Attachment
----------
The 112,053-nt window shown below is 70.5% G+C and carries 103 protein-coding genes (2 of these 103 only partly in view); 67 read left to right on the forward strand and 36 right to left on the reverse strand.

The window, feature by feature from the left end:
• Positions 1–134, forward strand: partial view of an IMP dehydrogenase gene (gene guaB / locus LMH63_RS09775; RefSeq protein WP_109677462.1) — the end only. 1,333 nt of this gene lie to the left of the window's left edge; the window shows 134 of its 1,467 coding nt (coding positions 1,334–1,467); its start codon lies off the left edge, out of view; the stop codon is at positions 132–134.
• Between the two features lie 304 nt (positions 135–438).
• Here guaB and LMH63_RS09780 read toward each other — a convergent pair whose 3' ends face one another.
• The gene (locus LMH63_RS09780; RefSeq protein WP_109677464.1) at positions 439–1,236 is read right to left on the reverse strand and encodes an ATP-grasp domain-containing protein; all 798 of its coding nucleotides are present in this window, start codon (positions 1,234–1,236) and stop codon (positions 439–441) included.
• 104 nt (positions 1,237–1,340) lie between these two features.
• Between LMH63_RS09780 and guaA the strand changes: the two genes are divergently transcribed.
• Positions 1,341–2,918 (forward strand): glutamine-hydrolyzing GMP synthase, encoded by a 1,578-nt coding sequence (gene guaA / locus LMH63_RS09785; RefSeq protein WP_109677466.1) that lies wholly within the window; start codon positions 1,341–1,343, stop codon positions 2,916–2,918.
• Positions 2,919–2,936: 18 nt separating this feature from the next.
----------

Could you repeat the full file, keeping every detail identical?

The 112,053-nt window shown below is 70.5% G+C and carries 103 protein-coding genes (2 of these 103 only partly in view); 67 read left to right on the forward strand and 36 right to left on the reverse strand.

The window, feature by feature from the left end:
• Positions 1–134, forward strand: partial view of an IMP dehydrogenase gene (gene guaB / locus LMH63_RS09775; RefSeq protein WP_109677462.1) — the end only. 1,333 nt of this gene lie to the left of the window's left edge; the window shows 134 of its 1,467 coding nt (coding positions 1,334–1,467); its start codon lies off the left edge, out of view; the stop codon is at positions 132–134.
• Between the two features lie 304 nt (positions 135–438).
• Here guaB and LMH63_RS09780 read toward each other — a convergent pair whose 3' ends face one another.
• The gene (locus LMH63_RS09780; RefSeq protein WP_109677464.1) at positions 439–1,236 is read right to left on the reverse strand and encodes an ATP-grasp domain-containing protein; all 798 of its coding nucleotides are present in this window, start codon (positions 1,234–1,236) and stop codon (positions 439–441) included.
• 104 nt (positions 1,237–1,340) lie between these two features.
• Between LMH63_RS09780 and guaA the strand changes: the two genes are divergently transcribed.
• Positions 1,341–2,918 (forward strand): glutamine-hydrolyzing GMP synthase, encoded by a 1,578-nt coding sequence (gene guaA / locus LMH63_RS09785; RefSeq protein WP_109677466.1) that lies wholly within the window; start codon positions 1,341–1,343, stop codon positions 2,916–2,918.
• Positions 2,919–2,936: 18 nt separating this feature from the next.